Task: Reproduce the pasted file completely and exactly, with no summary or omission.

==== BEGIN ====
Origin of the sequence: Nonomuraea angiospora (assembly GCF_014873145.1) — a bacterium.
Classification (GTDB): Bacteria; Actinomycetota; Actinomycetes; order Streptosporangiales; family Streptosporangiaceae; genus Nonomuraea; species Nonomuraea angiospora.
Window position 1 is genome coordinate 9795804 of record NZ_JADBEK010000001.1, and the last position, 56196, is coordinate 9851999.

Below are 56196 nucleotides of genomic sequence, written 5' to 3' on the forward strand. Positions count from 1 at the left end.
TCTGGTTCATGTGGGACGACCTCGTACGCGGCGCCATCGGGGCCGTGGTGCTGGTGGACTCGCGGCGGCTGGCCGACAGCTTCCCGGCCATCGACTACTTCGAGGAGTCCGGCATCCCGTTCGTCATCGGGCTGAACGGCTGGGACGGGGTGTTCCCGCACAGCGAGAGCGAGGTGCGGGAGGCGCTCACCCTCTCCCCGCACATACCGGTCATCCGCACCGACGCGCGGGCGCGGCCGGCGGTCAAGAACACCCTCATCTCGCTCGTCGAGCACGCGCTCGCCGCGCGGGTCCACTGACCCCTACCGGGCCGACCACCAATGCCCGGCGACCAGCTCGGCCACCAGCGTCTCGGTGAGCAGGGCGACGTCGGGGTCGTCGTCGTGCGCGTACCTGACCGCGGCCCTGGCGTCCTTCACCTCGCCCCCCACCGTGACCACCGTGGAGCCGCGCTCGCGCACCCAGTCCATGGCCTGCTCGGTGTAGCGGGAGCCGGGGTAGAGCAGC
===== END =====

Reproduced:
Origin of the sequence: Nonomuraea angiospora (assembly GCF_014873145.1) — a bacterium.
Classification (GTDB): Bacteria; Actinomycetota; Actinomycetes; order Streptosporangiales; family Streptosporangiaceae; genus Nonomuraea; species Nonomuraea angiospora.
Window position 1 is genome coordinate 9795804 of record NZ_JADBEK010000001.1, and the last position, 56196, is coordinate 9851999.

Below are 56196 nucleotides of genomic sequence, written 5' to 3' on the forward strand. Positions count from 1 at the left end.
TCTGGTTCATGTGGGACGACCTCGTACGCGGCGCCATCGGGGCCGTGGTGCTGGTGGACTCGCGGCGGCTGGCCGACAGCTTCCCGGCCATCGACTACTTCGAGGAGTCCGGCATCCCGTTCGTCATCGGGCTGAACGGCTGGGACGGGGTGTTCCCGCACAGCGAGAGCGAGGTGCGGGAGGCGCTCACCCTCTCCCCGCACATACCGGTCATCCGCACCGACGCGCGGGCGCGGCCGGCGGTCAAGAACACCCTCATCTCGCTCGTCGAGCACGCGCTCGCCGCGCGGGTCCACTGACCCCTACCGGGCCGACCACCAATGCCCGGCGACCAGCTCGGCCACCAGCGTCTCGGTGAGCAGGGCGACGTCGGGGTCGTCGTCGTGCGCGTACCTGACCGCGGCCCTGGCGTCCTTCACCTCGCCCCCCACCGTGACCACCGTGGAGCCGCGCTCGCGCACCCAGTCCATGGCCTGCTCGGTGTAGCGGGAGCCGGGGTAGAGCAGC